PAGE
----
Part of the reason Labour lost the north was because, under Blair and Brown, the party ignored its working class base in order to concentrate on winning swing voters and appealing to the middle class. The working class were expected to carry on supporting the party because there was nowhere else for them to go. But that base showed its dissatisfaction by voting for Brexit, and then backing Johnson because he boasted that he was going to ‘get Brexit done’. But Corbyn’s left-wing followers and successors realise this, and are determined to start representing and campaigning for the working class again.

The Blairites, the media and the industry want the Labour party back to where it was – numerically small, and supporting big business and the rich against the working class, the NHS and the welfare state. This is the reason they’re attacking Long-Bailey and the other left-wing candidates, and praising and promoting moderates like Starmer and Nandy. But Blair’s success was only possible because the Tories were even more discredited than he was. And there was no need for his Thatcherite policies. They weren’t particular popular with the electorate at large, and with the massive majority that he won in the year, he could have started putting back real socialism instead. But that would have alienated the Tory voters he was determined to win over, Murdoch and the Tory press, and his backers in business.

Corbyn was defeated, but I don’t believe for a single minute that his policies have been discredited. Rather I think it’s the opposite: Blairism has. And while the Tories now have a massive majority, their policies are destroying the country and its people.

Only a return to traditional, old Labour values and policies will restore it.

Boris – Trump’s Gauleiter of Britain

January 4, 2020

A gauleiter was the Nazi officer in charge of a gau, an administrative district of the Third Reich. After the Italian Fascists’ military incompetence was revealed, and the Nazis had to intervene on their behalf in countries like Greece, they started to refer to Mussolini sneeringly as the ‘gauleiter of Italy.’ For all the Duce’s pretensions to military power and seniority in the relationship between Fascist Italy and Nazi Germany, Hitler stopped telling him his war plans after the invasion of Belgium. This was for the simple reason that after he found out about the planned invasion, the Duce told the Belgians. When Hitler asked him why he had betrayed his plans, Musso simply responded that he wanted them to put up a better fight.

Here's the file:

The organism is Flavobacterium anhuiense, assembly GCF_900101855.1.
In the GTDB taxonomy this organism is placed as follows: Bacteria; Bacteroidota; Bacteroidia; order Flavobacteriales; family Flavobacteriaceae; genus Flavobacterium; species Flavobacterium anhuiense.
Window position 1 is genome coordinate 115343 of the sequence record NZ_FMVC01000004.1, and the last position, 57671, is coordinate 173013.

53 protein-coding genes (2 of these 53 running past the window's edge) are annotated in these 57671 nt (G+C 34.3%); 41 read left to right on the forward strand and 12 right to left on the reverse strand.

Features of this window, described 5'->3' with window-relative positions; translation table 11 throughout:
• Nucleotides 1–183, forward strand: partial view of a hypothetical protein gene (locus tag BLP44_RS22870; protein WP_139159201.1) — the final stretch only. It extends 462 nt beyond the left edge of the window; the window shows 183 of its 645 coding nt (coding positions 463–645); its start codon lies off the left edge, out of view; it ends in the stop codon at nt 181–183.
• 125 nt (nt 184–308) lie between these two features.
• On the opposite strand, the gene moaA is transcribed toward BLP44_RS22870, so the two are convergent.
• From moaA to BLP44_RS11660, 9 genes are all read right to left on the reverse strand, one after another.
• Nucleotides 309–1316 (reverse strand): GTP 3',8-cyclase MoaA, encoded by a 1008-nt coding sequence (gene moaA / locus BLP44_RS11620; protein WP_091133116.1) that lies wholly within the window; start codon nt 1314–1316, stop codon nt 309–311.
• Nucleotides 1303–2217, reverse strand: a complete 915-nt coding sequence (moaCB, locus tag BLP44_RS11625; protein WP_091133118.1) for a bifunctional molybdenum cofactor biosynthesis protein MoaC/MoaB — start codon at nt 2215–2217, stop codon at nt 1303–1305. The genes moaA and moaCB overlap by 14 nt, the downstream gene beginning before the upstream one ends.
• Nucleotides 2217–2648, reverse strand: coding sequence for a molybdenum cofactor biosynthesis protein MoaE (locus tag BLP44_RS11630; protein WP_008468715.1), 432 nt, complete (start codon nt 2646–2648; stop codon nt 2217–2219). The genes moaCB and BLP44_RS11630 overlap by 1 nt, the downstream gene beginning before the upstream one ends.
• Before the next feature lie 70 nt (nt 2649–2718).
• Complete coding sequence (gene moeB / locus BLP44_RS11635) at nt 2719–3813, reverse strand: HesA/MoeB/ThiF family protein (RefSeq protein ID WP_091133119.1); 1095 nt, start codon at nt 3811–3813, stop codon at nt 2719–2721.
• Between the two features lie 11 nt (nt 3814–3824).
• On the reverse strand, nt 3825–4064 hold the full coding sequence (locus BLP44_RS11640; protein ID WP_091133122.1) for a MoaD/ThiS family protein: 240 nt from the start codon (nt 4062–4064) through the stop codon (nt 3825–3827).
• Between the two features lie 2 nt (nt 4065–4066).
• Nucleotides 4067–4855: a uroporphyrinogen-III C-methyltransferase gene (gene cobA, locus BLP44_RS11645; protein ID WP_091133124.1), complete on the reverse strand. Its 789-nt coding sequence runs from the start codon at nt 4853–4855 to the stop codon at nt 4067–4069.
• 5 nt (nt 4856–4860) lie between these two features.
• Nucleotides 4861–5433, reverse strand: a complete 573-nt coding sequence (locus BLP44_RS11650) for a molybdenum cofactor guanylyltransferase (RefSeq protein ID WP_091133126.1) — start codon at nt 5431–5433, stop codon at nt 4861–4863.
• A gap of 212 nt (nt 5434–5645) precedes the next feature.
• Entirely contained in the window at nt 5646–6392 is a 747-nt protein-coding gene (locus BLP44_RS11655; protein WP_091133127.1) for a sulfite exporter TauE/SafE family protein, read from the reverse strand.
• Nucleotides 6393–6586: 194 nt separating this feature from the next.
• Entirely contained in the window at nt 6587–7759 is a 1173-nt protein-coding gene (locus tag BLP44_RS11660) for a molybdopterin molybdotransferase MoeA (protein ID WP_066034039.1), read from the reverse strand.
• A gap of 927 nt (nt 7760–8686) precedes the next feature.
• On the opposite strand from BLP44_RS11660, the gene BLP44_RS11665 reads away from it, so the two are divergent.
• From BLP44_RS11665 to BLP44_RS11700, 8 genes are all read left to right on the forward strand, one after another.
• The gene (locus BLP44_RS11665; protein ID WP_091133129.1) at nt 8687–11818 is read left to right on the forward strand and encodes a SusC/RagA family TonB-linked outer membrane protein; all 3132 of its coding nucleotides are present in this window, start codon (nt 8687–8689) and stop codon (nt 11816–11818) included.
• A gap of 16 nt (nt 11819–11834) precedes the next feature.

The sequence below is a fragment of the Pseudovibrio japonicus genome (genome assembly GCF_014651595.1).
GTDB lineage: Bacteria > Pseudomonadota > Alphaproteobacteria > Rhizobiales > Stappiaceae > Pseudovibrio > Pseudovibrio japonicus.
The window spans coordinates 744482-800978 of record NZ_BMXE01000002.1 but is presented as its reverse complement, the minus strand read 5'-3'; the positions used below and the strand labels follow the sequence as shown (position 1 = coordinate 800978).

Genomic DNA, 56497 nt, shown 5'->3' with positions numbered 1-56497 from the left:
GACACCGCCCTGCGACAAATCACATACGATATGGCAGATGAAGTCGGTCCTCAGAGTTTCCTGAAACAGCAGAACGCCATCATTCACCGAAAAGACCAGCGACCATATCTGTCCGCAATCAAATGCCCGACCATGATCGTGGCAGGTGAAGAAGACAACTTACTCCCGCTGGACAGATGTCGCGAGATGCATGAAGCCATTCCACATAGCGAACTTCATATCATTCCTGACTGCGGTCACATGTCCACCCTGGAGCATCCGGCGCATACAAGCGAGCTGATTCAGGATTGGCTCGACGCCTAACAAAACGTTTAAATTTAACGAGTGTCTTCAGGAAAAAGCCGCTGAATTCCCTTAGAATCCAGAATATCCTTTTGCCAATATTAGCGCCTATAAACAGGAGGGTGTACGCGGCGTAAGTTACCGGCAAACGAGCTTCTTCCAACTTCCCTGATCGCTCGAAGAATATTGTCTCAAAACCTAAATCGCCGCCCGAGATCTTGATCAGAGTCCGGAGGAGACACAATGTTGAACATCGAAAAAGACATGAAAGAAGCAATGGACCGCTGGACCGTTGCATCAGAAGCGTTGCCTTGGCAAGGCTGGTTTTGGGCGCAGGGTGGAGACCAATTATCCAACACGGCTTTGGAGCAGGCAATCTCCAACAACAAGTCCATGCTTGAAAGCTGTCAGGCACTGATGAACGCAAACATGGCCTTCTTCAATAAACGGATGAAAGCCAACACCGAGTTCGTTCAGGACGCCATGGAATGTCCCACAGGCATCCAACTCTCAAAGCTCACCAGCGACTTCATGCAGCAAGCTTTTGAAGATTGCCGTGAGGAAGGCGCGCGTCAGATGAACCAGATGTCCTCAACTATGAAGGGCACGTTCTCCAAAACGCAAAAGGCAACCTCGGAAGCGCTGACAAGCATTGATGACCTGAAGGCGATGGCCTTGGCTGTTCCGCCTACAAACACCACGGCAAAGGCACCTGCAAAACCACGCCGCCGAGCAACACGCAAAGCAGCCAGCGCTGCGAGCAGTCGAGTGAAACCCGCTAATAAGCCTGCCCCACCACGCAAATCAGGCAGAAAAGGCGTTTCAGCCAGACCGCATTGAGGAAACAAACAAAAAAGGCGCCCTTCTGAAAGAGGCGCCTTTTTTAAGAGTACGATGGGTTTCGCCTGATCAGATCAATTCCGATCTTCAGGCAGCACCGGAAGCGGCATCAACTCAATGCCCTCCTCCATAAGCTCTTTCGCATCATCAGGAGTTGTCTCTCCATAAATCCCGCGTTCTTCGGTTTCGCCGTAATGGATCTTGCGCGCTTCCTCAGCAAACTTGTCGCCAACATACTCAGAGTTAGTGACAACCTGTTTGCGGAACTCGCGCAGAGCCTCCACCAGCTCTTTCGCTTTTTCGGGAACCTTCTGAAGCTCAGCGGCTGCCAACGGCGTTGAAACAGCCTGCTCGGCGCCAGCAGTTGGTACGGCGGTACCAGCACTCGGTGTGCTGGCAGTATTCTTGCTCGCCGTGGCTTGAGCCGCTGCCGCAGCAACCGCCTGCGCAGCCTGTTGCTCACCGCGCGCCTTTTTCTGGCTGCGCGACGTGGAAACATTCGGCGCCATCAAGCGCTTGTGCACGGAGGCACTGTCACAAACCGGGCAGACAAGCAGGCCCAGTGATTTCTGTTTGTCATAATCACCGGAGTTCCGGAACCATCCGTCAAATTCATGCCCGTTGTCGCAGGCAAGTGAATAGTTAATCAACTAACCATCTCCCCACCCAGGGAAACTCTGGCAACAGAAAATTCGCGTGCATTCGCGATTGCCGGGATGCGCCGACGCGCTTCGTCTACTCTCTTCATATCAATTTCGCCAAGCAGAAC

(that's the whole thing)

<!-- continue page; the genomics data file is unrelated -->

Something similar is, I feel, happening in the relationship between Trump’s USA and Bozo, our clown prime minister. Oh, the Americans have been the dominant partner in the Special Relationship ever since the attempt to retake Suez from Nasser in the ’50s collapsed because the US wouldn’t back it. But a few days ago Trump showed how much he trusted or felt he needed to rely on support from his European allies, including Bozo. He had the Iranian General Qasem Soleimani, whacked out by drone without telling us or anyone else. American soldiers are, however, being rushed to Iraq. At the moment Britain and the other Europeans are urging a de-escalation of the situation, which the Iranians have, not unreasonably, described as an act of war. But you can bet that if conflict does break out – and may God help us all if it does – Trump will almost certainly demand the rest of Europe to get in line, and strong arm Britain to do so. Not that I don’t believe Bozo would be only too willing.

Critics of Bozo’s wretched Brexit deal with Trump have pointed out that it could potentially give the Americans ownership of large sections of the British economy and industry. Cheap American imports threaten British manufacturing, specifically the motor industry, and agriculture. But that’s the deal Boris wants.

It could wreck our economy, and make us economically dependent on the US. Just as Trump would demand our military support for his unilateral military adventures.

Just as Hitler eventually reduced Mussolini to puppet dictator of an Italy heavily reliant and dominated by Nazi Germany.

 

Privatisations Not Nearly as Popular as Maggie and the Tories Claim

January 3, 2020